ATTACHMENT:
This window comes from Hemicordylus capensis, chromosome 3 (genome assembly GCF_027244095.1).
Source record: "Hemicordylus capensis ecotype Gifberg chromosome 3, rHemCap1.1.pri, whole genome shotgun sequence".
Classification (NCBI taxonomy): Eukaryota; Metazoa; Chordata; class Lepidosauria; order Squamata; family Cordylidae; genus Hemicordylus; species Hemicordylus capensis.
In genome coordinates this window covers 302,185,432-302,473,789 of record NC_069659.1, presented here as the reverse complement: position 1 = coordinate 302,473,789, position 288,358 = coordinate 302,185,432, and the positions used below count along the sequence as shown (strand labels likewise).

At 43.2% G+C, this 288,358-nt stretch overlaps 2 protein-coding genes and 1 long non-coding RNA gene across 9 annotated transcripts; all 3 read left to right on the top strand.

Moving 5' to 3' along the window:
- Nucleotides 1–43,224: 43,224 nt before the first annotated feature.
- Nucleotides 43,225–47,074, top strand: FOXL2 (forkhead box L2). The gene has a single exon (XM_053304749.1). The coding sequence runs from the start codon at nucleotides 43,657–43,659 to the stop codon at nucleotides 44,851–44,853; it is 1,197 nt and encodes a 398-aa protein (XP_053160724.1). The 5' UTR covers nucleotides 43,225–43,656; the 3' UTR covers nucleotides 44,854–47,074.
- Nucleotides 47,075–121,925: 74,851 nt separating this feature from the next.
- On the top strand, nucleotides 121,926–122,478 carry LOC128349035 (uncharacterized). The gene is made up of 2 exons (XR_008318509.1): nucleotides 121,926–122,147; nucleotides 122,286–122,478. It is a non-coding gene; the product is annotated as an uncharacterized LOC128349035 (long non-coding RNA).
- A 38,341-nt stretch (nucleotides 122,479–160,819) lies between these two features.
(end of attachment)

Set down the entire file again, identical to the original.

This window comes from Hemicordylus capensis, chromosome 3 (genome assembly GCF_027244095.1).
Source record: "Hemicordylus capensis ecotype Gifberg chromosome 3, rHemCap1.1.pri, whole genome shotgun sequence".
Classification (NCBI taxonomy): Eukaryota; Metazoa; Chordata; class Lepidosauria; order Squamata; family Cordylidae; genus Hemicordylus; species Hemicordylus capensis.
In genome coordinates this window covers 302,185,432-302,473,789 of record NC_069659.1, presented here as the reverse complement: position 1 = coordinate 302,473,789, position 288,358 = coordinate 302,185,432, and the positions used below count along the sequence as shown (strand labels likewise).

At 43.2% G+C, this 288,358-nt stretch overlaps 2 protein-coding genes and 1 long non-coding RNA gene across 9 annotated transcripts; all 3 read left to right on the top strand.

Moving 5' to 3' along the window:
- Nucleotides 1–43,224: 43,224 nt before the first annotated feature.
- Nucleotides 43,225–47,074, top strand: FOXL2 (forkhead box L2). The gene has a single exon (XM_053304749.1). The coding sequence runs from the start codon at nucleotides 43,657–43,659 to the stop codon at nucleotides 44,851–44,853; it is 1,197 nt and encodes a 398-aa protein (XP_053160724.1). The 5' UTR covers nucleotides 43,225–43,656; the 3' UTR covers nucleotides 44,854–47,074.
- Nucleotides 47,075–121,925: 74,851 nt separating this feature from the next.
- On the top strand, nucleotides 121,926–122,478 carry LOC128349035 (uncharacterized). The gene is made up of 2 exons (XR_008318509.1): nucleotides 121,926–122,147; nucleotides 122,286–122,478. It is a non-coding gene; the product is annotated as an uncharacterized LOC128349035 (long non-coding RNA).
- A 38,341-nt stretch (nucleotides 122,479–160,819) lies between these two features.